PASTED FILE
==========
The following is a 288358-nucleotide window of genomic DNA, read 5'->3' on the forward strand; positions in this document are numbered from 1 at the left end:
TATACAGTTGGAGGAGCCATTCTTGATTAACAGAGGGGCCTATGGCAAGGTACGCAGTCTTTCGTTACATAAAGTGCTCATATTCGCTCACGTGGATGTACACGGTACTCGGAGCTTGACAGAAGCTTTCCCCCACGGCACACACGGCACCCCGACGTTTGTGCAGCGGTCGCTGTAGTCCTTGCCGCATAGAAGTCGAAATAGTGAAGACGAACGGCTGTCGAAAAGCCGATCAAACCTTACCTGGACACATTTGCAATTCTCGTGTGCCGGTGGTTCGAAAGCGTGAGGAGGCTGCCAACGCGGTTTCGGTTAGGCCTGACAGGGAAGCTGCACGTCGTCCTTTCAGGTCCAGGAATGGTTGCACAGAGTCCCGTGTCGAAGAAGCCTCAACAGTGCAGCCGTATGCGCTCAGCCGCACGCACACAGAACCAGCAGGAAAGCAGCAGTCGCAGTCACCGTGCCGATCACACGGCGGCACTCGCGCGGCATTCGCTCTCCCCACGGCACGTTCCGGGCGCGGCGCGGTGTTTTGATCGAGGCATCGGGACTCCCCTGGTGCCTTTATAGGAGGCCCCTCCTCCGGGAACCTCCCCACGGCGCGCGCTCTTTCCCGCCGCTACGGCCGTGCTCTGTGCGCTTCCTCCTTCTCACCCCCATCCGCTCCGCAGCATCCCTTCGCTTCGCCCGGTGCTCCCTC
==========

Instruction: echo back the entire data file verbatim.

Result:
The following is a 288358-nucleotide window of genomic DNA, read 5'->3' on the forward strand; positions in this document are numbered from 1 at the left end:
TATACAGTTGGAGGAGCCATTCTTGATTAACAGAGGGGCCTATGGCAAGGTACGCAGTCTTTCGTTACATAAAGTGCTCATATTCGCTCACGTGGATGTACACGGTACTCGGAGCTTGACAGAAGCTTTCCCCCACGGCACACACGGCACCCCGACGTTTGTGCAGCGGTCGCTGTAGTCCTTGCCGCATAGAAGTCGAAATAGTGAAGACGAACGGCTGTCGAAAAGCCGATCAAACCTTACCTGGACACATTTGCAATTCTCGTGTGCCGGTGGTTCGAAAGCGTGAGGAGGCTGCCAACGCGGTTTCGGTTAGGCCTGACAGGGAAGCTGCACGTCGTCCTTTCAGGTCCAGGAATGGTTGCACAGAGTCCCGTGTCGAAGAAGCCTCAACAGTGCAGCCGTATGCGCTCAGCCGCACGCACACAGAACCAGCAGGAAAGCAGCAGTCGCAGTCACCGTGCCGATCACACGGCGGCACTCGCGCGGCATTCGCTCTCCCCACGGCACGTTCCGGGCGCGGCGCGGTGTTTTGATCGAGGCATCGGGACTCCCCTGGTGCCTTTATAGGAGGCCCCTCCTCCGGGAACCTCCCCACGGCGCGCGCTCTTTCCCGCCGCTACGGCCGTGCTCTGTGCGCTTCCTCCTTCTCACCCCCATCCGCTCCGCAGCATCCCTTCGCTTCGCCCGGTGCTCCCTC